Monday, January 14, 2013

The Forgotten Aftermath Of Natural Disaster: Cleaning Up

Read the full article on Green Building Elements


Washed up debris in the Rockaways after Hurricane Sandy
It's arguably one of the saddest realities associated with Natural Disasters. First something horrifying tears through everyday life and leaves people stranded, to which we all respond in good nature and empathy, offering to help clean up and donate money to various causes. Then, a measly few months after the fact, disaster has been erased from our memory and we've moved on to the next fixation. The Gulf of Mexico is still recovering from the BP Oil spill. Tornadoes that have ransacked the south and Midwest still leave scars throughout communities. And, even closer to home, the wreckage from Hurricane Sandy still looms in some of the most populated areas in the US. What is involved in the process to clean up and return to normal from natural disasters like Sandy, past simply donating a dollar to the Red Cross?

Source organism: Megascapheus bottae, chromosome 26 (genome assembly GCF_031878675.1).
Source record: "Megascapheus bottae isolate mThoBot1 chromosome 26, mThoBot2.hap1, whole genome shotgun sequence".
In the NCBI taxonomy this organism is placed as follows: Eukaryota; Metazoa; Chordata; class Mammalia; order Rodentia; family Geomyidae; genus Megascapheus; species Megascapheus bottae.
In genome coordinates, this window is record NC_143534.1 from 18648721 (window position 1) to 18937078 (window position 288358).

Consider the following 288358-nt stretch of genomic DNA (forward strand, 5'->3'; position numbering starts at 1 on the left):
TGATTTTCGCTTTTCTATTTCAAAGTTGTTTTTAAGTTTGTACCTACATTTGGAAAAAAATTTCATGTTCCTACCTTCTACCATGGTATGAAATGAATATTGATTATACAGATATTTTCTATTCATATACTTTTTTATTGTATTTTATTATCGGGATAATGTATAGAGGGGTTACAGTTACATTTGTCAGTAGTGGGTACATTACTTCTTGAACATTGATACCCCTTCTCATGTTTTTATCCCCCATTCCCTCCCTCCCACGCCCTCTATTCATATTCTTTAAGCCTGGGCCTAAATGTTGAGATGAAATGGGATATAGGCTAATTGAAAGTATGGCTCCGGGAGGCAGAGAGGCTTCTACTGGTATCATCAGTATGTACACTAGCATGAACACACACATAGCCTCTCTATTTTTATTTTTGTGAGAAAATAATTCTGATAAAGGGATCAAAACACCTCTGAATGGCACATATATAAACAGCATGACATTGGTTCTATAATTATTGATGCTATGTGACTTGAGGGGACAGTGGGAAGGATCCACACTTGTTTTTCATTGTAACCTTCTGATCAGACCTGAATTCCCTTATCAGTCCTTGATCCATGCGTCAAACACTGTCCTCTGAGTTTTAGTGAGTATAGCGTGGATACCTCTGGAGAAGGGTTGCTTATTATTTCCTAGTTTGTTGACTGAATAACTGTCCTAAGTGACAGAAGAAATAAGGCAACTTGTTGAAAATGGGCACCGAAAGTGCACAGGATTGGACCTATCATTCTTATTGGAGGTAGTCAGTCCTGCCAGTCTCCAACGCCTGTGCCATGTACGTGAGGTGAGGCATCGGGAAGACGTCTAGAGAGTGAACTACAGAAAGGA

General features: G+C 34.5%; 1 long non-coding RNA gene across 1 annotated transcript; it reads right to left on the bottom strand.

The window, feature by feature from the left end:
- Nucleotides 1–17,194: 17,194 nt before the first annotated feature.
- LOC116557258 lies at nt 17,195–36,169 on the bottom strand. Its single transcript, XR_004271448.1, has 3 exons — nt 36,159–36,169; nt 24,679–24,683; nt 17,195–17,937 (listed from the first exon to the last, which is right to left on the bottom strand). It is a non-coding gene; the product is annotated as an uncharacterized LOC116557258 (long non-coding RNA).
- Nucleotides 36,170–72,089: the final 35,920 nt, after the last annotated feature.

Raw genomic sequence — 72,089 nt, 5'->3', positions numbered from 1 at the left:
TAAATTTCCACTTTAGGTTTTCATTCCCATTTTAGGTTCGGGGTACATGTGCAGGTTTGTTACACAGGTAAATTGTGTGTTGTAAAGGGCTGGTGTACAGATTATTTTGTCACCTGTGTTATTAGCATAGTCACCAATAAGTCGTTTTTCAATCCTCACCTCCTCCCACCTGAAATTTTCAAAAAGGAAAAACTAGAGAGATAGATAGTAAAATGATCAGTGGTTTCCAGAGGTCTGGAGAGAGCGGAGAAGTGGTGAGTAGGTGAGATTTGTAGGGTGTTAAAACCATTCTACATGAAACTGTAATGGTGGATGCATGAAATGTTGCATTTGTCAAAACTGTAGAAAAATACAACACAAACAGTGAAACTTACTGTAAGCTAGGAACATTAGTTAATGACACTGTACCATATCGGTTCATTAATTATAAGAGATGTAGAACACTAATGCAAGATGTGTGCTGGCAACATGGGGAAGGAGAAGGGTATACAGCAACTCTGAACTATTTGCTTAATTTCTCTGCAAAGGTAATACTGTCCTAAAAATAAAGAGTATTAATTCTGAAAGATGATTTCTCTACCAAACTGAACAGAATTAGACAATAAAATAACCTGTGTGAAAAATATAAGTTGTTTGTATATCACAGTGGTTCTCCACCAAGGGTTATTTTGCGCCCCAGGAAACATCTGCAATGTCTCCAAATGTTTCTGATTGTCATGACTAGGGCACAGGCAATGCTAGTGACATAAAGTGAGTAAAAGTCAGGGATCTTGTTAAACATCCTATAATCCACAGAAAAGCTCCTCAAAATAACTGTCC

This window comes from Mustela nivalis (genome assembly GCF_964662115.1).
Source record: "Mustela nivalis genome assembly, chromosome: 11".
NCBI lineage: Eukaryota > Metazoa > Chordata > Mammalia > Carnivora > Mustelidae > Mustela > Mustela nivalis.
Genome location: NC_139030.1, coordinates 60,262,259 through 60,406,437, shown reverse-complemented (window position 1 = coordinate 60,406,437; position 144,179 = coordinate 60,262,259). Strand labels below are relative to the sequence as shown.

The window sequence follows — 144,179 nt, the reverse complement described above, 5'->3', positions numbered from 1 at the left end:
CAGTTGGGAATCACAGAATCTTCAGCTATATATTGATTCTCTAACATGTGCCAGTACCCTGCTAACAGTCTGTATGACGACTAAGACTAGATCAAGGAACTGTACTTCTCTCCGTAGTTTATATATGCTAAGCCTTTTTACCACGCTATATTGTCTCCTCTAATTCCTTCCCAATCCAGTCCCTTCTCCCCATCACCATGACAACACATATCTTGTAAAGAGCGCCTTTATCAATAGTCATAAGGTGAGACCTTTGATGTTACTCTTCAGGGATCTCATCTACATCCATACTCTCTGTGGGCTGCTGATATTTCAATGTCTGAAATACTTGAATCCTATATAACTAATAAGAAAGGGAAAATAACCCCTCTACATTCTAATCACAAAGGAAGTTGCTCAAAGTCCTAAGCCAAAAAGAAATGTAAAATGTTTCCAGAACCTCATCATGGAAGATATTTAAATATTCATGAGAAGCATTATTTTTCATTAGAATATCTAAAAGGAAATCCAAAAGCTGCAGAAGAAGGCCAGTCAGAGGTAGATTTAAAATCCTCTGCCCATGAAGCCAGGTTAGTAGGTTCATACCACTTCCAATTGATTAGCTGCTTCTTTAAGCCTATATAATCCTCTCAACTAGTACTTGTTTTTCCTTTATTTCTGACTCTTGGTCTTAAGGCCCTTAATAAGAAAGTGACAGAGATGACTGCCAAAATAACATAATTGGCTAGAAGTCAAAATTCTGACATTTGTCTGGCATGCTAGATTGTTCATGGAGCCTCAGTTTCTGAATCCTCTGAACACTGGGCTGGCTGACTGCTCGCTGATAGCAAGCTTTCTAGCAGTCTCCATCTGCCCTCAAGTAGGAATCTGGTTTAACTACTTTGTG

"Hurricane Sandy came ashore late in the day on Monday, October 28, 2012. It is a date New York and New Jersey residents won't soon forget. The storm wiped out houses and pushed sand and water four blocks inland in some places. While many had evacuated, many others were left stranded. About 10,000 Air National Guard and Army forces came on duty round the clock in the 13 states that were affected by the massive hurricane. The nation tends to rally during the aftermath of a natural disaster. Something about the unequivocal power of nature and its indiscriminate path of destruction makes it easy to ask, “What if it happened to me?” Millions found their answer in the post-Sandy relief effort.


Getting any place back to normal after a crippling disaster takes time, effort and millions of dollars. Though the response to Haiti’s 2010 earthquake shocked the world with its magnitude, the restoration is still happening nearly three years later. The Sandy cleanup effort has been called “military” by New York Times writer Eric Lipton, but one wonders just how long crews will be in restoring The Rockaways."



Read the full article on Green Building Elements

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